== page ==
The Iron Horse, Hammerin' Hank and a chemist's quest for accuracy
On June 28 a retired chemist set out to change baseball history. Herm Krabbenhoft, a member of the Society for American Baseball Research, made a presentation at the organization's annual convention in Minneapolis proposing that one of baseball's most notable and long-standing records -- Lou Gehrig's single-season American League mark for most runs batted in -- is inaccurate.
In 1931, Gehrig drove in 184 runs, a total that has stood as the AL record ever since. Krabbenhoft, though, thinks it should be 185. Why? Because he took it upon himself to spend the past year and a half researching every RBI Gehrig accumulated in his 2,164 career games and found one that appeared to be missing.
On May 3, 1931, Gehrig hit into what appeared to be a routine double play with runners on first and third, but Red Sox second baseman Bobby Reeves threw the ball into leftfield, allowing the Yankees' runner to score. Under the rules at the time (later changed in 1939), the batter was supposed to be credited with a run batted in, but the official scorer failed to award Gehrig the RBI. No one noticed, until Krabbenhoft pointed out the scorer's fateful omission a couple weeks ago.
It's not the first time Krabbenhoft has made such a potentially historic claim. Last year, he discovered a scorekeeping error that denied Detroit Tigers legend Hank Greenberg of an RBI in 1937. Greenberg finished that season with 183 RBIs, one short of Gehrig's established mark, but Krabbenhoft's research would have elevated Greenberg's total to 184, thus tying him with the Iron Horse.
SABR and Retrosheet.org, a database featuring play-by-pay of thousands of old games, have accepted Krabbenhoft's findings; several other outlets, including Baseball-Reference.com, Stats LLC and, most significantly, the Elias Sports Bureau, which compiles official statistics for MLB, have not. All three continue to list Gehrig's total as 184 and Greenberg's as 183.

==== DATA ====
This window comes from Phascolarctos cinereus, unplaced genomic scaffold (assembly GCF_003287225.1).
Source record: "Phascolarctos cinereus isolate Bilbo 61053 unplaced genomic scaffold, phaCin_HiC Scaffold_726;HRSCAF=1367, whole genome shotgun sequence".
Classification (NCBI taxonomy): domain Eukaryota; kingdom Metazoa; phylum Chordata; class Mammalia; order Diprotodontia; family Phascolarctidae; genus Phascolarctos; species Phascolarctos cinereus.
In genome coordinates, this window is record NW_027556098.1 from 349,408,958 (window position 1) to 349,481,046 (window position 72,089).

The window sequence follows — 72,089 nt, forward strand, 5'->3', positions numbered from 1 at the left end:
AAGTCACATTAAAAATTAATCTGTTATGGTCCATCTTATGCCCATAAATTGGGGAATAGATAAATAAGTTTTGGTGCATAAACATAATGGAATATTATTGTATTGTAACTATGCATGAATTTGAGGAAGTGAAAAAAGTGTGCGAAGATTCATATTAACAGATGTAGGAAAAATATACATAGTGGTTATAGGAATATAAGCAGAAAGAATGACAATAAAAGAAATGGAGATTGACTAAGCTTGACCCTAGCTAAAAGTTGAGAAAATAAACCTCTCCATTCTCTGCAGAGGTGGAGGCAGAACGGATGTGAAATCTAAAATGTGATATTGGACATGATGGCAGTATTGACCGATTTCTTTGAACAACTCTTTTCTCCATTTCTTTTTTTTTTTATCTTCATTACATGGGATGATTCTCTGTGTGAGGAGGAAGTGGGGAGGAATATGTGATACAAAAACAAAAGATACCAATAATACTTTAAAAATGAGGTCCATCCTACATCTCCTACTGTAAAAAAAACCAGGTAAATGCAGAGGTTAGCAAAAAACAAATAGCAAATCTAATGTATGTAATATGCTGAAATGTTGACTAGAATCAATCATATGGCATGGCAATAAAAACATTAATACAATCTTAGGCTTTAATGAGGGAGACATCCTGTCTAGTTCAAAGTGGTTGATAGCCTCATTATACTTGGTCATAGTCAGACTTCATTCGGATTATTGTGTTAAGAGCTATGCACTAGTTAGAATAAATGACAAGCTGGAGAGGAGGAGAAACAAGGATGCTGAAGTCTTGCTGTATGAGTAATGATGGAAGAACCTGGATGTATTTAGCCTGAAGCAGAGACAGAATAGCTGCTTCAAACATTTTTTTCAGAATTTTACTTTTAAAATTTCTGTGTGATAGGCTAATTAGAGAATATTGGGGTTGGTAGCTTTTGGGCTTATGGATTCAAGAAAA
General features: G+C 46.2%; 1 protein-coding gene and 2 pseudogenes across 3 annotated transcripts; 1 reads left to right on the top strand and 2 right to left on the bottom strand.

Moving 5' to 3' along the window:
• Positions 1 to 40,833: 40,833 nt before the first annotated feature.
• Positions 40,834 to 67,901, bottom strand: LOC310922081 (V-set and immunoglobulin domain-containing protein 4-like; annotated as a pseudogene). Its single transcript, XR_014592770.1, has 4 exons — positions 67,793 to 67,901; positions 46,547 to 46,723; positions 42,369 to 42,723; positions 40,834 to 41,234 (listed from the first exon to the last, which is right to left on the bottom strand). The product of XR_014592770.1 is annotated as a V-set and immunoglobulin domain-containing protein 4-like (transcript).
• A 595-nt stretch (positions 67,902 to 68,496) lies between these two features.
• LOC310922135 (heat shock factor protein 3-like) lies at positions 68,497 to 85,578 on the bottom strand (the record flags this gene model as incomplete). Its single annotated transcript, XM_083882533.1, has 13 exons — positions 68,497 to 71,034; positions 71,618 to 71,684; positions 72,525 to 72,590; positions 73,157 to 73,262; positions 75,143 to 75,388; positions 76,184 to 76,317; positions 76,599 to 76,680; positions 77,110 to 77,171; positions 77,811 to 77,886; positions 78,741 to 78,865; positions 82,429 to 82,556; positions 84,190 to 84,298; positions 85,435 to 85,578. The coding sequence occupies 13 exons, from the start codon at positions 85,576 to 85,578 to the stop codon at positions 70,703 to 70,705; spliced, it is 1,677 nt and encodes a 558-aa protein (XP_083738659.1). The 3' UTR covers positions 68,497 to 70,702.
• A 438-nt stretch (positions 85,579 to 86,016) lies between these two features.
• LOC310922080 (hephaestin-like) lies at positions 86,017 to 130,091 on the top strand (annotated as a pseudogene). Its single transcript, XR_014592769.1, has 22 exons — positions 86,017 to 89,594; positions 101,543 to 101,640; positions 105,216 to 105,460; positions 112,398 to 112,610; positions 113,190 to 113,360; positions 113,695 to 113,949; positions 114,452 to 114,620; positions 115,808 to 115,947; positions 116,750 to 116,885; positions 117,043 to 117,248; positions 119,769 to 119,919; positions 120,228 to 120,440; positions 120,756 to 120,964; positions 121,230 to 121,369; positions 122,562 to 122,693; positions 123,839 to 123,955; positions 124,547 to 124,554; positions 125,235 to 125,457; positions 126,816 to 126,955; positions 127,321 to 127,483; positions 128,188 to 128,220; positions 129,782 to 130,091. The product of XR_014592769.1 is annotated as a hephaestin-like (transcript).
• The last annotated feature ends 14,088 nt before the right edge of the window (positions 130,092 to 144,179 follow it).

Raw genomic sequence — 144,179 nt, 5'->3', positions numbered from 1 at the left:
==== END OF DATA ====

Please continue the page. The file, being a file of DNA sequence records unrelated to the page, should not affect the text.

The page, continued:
"The presentation I saw from Mr. Krabbenhoft was suggestive but not conclusive," says Steve Hirdt, Elias executive vice president.
Elias and MLB have accepted changes in the past, perhaps most famously granting the Chicago Cubs' Hack Wilson an extra RBI for 1930 that raised his MLB single-season record to 191. They also changed Babe Ruth's career total of bases on balls from 2,056 to 2,062 (now third-most). They replaced Ted Williams, who held the record of most consecutive times reaching base safely (16), with Frank Ward, when researchers discovered Ward reached safely 17 times in 1893. Elias and MLB have even changed Gehrig's single-season RBI totals for 1927, 1928 and 1930, in part based on Krabbenhoft's prior research.
But Elias balked at updating Greenberg's total, and Krabbenhoft thinks he knows why. "They do not want changes, especially in significant records involving icons like Gehrig," he says.
Hirdt rejects that claim, and maintains that the data Krabbenhoft presented on Greenberg last year was simply not sufficient to warrant rewriting the record books. "We're not in the icon-protecting business," Hirdt says. "We're in the accuracy business. If we see evidence that rises to the level that convinces us to make historical changes, we will."